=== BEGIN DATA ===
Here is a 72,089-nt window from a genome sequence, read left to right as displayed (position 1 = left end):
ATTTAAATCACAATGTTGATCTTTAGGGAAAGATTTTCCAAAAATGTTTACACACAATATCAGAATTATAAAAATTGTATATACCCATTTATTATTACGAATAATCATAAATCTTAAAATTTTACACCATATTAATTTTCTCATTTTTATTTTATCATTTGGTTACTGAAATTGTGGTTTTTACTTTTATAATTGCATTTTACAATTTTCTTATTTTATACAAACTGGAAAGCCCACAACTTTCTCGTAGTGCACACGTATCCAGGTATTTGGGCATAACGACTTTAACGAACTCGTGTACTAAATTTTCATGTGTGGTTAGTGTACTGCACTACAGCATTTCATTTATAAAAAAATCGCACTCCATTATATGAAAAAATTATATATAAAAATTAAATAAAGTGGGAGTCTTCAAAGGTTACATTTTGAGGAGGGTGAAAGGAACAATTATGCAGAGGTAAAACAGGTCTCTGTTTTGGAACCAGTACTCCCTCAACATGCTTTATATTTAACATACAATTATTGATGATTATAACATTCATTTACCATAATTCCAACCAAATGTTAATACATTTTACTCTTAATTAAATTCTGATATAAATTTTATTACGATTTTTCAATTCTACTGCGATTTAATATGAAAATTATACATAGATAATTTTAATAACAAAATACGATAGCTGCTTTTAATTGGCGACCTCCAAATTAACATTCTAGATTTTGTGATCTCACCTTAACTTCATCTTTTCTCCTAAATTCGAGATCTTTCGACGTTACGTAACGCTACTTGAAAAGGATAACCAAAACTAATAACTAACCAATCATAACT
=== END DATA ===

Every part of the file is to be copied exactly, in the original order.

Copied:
Here is a 72,089-nt window from a genome sequence, read left to right as displayed (position 1 = left end):
ATTTAAATCACAATGTTGATCTTTAGGGAAAGATTTTCCAAAAATGTTTACACACAATATCAGAATTATAAAAATTGTATATACCCATTTATTATTACGAATAATCATAAATCTTAAAATTTTACACCATATTAATTTTCTCATTTTTATTTTATCATTTGGTTACTGAAATTGTGGTTTTTACTTTTATAATTGCATTTTACAATTTTCTTATTTTATACAAACTGGAAAGCCCACAACTTTCTCGTAGTGCACACGTATCCAGGTATTTGGGCATAACGACTTTAACGAACTCGTGTACTAAATTTTCATGTGTGGTTAGTGTACTGCACTACAGCATTTCATTTATAAAAAAATCGCACTCCATTATATGAAAAAATTATATATAAAAATTAAATAAAGTGGGAGTCTTCAAAGGTTACATTTTGAGGAGGGTGAAAGGAACAATTATGCAGAGGTAAAACAGGTCTCTGTTTTGGAACCAGTACTCCCTCAACATGCTTTATATTTAACATACAATTATTGATGATTATAACATTCATTTACCATAATTCCAACCAAATGTTAATACATTTTACTCTTAATTAAATTCTGATATAAATTTTATTACGATTTTTCAATTCTACTGCGATTTAATATGAAAATTATACATAGATAATTTTAATAACAAAATACGATAGCTGCTTTTAATTGGCGACCTCCAAATTAACATTCTAGATTTTGTGATCTCACCTTAACTTCATCTTTTCTCCTAAATTCGAGATCTTTCGACGTTACGTAACGCTACTTGAAAAGGATAACCAAAACTAATAACTAACCAATCATAACT